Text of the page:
Thunderstorms and heavy rain snarled transit and traffic Tuesday morning ahead of the morning commute.

A flash flood warning was in effect for parts of Brooklyn, Queens, and Staten Island through 7:30 a.m. and officials warned people not to drive through flooded roadways and to get to higher ground if necessary.

As the storm pushes further east, that warning remains in effect for parts of eastern Queens and Long Island through 8:30 a.m. The weather was so extreme in the tri-state area that at one point authorities even warned a tornado could touch down, though the risk of that had passed by 5 a.m.

Many New Yorkers woke in the early morning hours to loud cracks of thunder and pummeling rain.

The C, L, and R trains were suspended and partially suspended, and the A train was rerouted as crews cleared water from tracks, according to the MTA.

Parts of the Belt Parkway in south Brooklyn and the Clearview Expressway in Queens were temporarily shut down due to flooding. Both highways had reopened with residual delays by 6:40 a.m.

Several thousand people lost power in Brooklyn and Queens, according to the utility Con Edison.

Historic flooding from the remnants of Hurricane Ida a year ago revealed the striking dangers faced by basement apartment residents, though it wasn’t clear if they received any special warnings Tuesday morning. Tenant Nancy Valero, who lives with her family in an unregulated basement apartment in Woodside, said her apartment took on six inches of water in the early morning hours. She was woken up not by emergency warnings, but by her newborn baby’s cries for food.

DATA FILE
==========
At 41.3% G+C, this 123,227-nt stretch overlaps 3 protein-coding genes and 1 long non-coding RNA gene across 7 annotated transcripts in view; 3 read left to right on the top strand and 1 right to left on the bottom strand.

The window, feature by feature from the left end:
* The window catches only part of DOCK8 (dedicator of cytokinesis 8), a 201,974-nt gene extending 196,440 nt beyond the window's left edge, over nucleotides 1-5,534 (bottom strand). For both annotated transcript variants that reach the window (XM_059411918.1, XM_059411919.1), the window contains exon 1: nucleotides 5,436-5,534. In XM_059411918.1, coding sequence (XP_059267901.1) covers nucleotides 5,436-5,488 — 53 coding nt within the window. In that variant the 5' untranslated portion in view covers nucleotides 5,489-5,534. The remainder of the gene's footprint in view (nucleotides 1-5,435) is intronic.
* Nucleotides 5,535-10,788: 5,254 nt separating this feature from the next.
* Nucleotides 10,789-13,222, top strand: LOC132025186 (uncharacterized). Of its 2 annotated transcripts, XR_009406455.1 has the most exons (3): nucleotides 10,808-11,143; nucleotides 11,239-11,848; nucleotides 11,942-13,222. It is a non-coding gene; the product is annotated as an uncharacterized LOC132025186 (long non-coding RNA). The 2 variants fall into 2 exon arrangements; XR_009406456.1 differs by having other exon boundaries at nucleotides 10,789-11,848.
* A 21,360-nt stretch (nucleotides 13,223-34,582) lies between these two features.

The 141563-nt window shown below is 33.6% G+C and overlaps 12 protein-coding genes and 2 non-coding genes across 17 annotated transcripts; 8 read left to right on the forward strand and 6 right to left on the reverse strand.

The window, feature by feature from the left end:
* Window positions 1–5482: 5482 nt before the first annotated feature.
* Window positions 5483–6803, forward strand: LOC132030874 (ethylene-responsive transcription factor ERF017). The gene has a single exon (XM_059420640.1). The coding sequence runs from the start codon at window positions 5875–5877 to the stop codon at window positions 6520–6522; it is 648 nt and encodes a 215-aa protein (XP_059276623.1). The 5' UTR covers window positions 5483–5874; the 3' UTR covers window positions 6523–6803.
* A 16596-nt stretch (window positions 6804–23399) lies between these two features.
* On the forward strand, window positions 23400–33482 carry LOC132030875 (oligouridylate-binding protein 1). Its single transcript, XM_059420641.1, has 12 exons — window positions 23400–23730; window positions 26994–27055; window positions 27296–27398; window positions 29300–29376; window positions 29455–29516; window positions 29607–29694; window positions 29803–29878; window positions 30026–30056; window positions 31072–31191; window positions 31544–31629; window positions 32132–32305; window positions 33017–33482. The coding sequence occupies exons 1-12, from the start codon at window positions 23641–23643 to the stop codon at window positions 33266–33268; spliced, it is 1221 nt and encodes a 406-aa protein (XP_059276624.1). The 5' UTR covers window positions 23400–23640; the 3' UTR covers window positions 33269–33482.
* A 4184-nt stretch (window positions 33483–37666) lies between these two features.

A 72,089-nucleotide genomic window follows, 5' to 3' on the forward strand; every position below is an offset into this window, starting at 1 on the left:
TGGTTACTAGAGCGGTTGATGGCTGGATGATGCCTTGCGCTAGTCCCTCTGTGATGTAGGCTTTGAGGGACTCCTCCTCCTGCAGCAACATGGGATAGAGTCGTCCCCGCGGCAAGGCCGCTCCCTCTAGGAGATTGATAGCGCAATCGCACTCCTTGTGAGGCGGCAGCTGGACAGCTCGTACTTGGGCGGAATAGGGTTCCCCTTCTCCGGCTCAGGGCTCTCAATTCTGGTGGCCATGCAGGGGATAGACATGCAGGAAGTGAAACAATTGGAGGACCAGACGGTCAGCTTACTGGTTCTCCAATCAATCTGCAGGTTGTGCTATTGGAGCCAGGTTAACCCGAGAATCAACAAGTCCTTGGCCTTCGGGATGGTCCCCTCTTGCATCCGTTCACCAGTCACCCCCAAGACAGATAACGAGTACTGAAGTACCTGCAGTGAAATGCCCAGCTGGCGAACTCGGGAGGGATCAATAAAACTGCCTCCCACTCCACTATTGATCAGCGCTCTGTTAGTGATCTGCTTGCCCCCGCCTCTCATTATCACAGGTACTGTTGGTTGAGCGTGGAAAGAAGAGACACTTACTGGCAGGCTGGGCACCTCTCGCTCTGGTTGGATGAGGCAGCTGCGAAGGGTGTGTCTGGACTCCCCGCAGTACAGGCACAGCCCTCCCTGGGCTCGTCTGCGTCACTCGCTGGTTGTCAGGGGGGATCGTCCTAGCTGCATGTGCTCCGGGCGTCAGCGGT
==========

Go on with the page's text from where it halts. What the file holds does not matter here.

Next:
“My baby woke up, I was going to get up to feed him but when I put my foot on the floor I felt all the water,” she said. “I thought no, no, I realized it was flooding.”

The family spent the early morning hours sweeping up the water, unplugging their electronics, moving them to higher ground. It wasn’t immediately clear how widespread basement flooding was in impacted areas. Other residents in East Elmhurst, an area badly hit by last year’s storm, remained dry, according to state Sen. Jessica Ramos.

A spokesperson for New York City’s Office of Emergency Management didn’t return a request for comment immediately.